Working remotely amid a crisis is challenging with budget cuts, contingency plans and broadcasting changes all causing uncertainty. In the first of a series, IBC365 rounds up industry innovations and tips on succeeding in remote working.

working from home remote working

Working remotely: The industry is adapting to working from home during coronavirus lockdown

Source: Shutterstock

As the industry focusses on ways to work remotely and adopt new technologies to do so, one of the biggest challenges is adapting to the new normal.

Broadcasters are covering the news from home with anchors and correspondents coming live from their living rooms, while actors, producers, directors and behind the scenes crew working on film and TV sets have been sent home until further notice.

We have seen the Tokyo Olympics, Eurovision Song Contest, Wimbledon and Glastonbury among the events postponed with digital alternatives to tradeshows, conferences and meet ups scheduled through video calls.

It is a challenging and overwhelming time with the media and entertainment industry significantly impacted.

Earlier this week the Film and TV Charity opened funding for the UK’s Covid-19 emergency relief fund for applicants impacted by the loss of work to receive a one-off grant up to £2,500 after a survey of its members found that some 93% were out of work as a result.

Broadcasting union group Bectu conducted a similar survey which found that film and TV freelancers would be set to lose £33,000.

Broadcasting for good

Broadcasters around the world are problem solving and overcoming the challenges Covid-19 has presented to scheduling, content output and proximity of teams working on rotation.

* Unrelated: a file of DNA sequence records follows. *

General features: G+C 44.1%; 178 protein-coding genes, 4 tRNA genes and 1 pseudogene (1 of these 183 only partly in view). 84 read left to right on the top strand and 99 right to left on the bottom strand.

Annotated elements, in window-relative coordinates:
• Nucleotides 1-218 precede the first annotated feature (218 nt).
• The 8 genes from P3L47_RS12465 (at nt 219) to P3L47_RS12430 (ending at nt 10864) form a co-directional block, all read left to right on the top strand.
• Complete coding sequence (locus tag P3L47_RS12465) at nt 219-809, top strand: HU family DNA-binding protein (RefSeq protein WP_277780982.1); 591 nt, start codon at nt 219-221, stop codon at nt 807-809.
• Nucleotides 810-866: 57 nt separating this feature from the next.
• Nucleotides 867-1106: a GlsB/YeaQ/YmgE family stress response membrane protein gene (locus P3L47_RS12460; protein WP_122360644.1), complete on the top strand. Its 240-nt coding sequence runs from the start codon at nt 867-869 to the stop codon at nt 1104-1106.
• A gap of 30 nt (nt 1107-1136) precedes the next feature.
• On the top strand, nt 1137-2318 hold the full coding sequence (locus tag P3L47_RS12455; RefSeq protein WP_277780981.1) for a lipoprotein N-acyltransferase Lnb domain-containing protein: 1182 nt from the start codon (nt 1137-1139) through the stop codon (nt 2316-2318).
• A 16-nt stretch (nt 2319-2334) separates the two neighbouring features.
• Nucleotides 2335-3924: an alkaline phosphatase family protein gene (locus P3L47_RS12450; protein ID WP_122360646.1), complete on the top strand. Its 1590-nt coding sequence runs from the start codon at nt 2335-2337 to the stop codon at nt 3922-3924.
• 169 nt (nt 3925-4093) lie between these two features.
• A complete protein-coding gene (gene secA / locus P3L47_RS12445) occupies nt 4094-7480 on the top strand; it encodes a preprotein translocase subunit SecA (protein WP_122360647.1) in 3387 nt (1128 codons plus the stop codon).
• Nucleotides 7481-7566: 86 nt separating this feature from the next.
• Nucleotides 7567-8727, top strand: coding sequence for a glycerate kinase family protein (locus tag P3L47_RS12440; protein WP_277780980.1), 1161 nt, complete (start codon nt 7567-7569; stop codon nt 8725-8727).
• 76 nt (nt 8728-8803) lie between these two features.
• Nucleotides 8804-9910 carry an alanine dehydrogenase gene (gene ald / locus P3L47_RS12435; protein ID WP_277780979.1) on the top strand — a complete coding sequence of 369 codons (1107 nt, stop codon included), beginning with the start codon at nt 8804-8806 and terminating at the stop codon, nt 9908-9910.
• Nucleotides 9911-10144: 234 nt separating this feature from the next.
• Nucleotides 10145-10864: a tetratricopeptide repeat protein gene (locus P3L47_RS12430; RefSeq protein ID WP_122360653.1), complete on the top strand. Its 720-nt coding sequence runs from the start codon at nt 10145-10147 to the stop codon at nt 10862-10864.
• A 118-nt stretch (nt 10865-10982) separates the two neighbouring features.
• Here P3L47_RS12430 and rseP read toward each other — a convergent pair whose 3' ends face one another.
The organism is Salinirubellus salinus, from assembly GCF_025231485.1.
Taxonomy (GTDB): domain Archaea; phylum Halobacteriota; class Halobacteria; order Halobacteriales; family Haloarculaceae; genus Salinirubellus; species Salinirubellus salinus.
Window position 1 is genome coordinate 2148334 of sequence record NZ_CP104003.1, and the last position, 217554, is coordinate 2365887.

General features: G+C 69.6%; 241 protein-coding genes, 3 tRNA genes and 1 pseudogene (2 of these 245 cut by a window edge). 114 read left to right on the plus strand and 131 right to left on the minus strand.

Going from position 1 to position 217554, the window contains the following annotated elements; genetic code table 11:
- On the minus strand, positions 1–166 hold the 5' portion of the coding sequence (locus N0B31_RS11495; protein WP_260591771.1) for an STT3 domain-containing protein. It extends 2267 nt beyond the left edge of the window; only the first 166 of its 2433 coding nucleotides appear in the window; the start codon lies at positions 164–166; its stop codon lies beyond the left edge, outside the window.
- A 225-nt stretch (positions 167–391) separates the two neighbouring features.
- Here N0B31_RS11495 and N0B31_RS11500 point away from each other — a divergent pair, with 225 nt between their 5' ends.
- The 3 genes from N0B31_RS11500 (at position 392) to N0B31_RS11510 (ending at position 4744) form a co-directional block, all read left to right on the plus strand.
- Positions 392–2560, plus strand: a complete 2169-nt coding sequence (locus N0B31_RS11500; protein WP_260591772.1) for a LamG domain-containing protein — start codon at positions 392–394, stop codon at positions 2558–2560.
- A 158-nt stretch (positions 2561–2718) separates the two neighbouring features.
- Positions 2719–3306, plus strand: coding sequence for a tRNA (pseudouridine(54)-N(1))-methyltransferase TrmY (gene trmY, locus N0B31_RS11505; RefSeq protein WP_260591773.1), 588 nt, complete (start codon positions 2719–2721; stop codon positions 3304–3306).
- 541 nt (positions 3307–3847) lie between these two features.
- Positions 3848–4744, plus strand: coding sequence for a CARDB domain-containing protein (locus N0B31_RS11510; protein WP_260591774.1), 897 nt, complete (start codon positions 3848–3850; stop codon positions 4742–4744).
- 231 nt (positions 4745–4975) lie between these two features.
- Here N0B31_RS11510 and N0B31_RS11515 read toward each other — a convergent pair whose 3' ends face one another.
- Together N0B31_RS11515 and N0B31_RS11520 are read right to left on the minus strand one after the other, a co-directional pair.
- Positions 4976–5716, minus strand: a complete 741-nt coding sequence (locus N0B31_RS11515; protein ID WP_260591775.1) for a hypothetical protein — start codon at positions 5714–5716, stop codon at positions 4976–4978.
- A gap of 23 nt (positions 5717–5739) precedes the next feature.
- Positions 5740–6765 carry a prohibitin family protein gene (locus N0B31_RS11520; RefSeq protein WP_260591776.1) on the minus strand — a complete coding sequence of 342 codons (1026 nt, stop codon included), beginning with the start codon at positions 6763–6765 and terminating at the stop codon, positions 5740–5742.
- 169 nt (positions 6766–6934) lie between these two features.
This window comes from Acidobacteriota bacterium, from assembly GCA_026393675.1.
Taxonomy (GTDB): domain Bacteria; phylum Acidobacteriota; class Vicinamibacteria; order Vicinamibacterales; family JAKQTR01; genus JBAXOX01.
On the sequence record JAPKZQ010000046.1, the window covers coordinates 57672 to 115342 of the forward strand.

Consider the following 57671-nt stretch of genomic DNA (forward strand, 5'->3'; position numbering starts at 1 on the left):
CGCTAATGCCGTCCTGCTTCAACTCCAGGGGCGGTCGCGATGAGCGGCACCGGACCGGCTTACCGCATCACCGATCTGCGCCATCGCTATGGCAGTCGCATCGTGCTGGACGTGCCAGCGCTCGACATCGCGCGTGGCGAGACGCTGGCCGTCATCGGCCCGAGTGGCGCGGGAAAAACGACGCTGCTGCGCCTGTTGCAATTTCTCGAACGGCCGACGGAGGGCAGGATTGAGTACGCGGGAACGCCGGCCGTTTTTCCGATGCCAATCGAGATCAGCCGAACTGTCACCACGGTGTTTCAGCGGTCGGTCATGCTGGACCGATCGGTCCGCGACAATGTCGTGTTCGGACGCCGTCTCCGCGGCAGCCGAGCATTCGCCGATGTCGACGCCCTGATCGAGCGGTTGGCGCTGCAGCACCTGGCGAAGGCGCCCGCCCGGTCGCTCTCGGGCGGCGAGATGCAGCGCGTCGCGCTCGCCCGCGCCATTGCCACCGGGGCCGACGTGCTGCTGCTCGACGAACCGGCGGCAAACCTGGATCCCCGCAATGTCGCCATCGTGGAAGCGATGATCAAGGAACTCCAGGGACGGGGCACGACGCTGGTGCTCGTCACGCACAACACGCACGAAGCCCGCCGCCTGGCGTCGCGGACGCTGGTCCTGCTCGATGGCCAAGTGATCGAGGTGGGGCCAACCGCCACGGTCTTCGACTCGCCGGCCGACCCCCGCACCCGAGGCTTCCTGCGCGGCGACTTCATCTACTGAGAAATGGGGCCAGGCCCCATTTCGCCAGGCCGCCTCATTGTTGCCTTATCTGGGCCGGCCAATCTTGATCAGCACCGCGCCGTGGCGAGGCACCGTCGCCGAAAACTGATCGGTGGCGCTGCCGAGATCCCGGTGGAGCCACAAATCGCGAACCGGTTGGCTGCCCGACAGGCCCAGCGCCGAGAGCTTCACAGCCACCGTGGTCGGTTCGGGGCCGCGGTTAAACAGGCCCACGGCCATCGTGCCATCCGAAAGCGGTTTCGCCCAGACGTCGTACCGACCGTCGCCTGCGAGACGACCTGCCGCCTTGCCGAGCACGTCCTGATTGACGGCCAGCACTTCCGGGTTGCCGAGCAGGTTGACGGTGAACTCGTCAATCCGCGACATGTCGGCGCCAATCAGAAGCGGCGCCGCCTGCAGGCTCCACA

The UK’s BBC and ITV, Sky Deutschland and HRT Croatia are among those broadcasters making scheduling changes and adapting programming to ensure audiences are educated and informed with accurate information as the world shuts down.

From news to entertainment, the demand from consumers is higher than ever before with the public requiring up-to-date and factual news broadcasts and escapism entertainment choices.

In turn, broadcasters have been adapting their schedules to maintain high-quality content to entertain and inform the public, and to ensure accurate and high-quality news is delivered in a timely way.

Delivering news and important updates, entertainment, education and exercise tips, broadcasters are honouring their responsibility to serve the public.

 Producing live in a lockdown

With social distancing measures in place, broadcasters are having to innovate in order to keep their schedule busy and retain as much normality as possible.

Live programming has arguably never been more essential for linking the national community. Broadcasters are adapting to production regimes of remote host and audience interaction, with lessons and innovations that will stand the test of time.

All audience hosted live and as-live shows across most of Europe have been pulled or reformatted, with many finding ingenious ways to maintain continuity.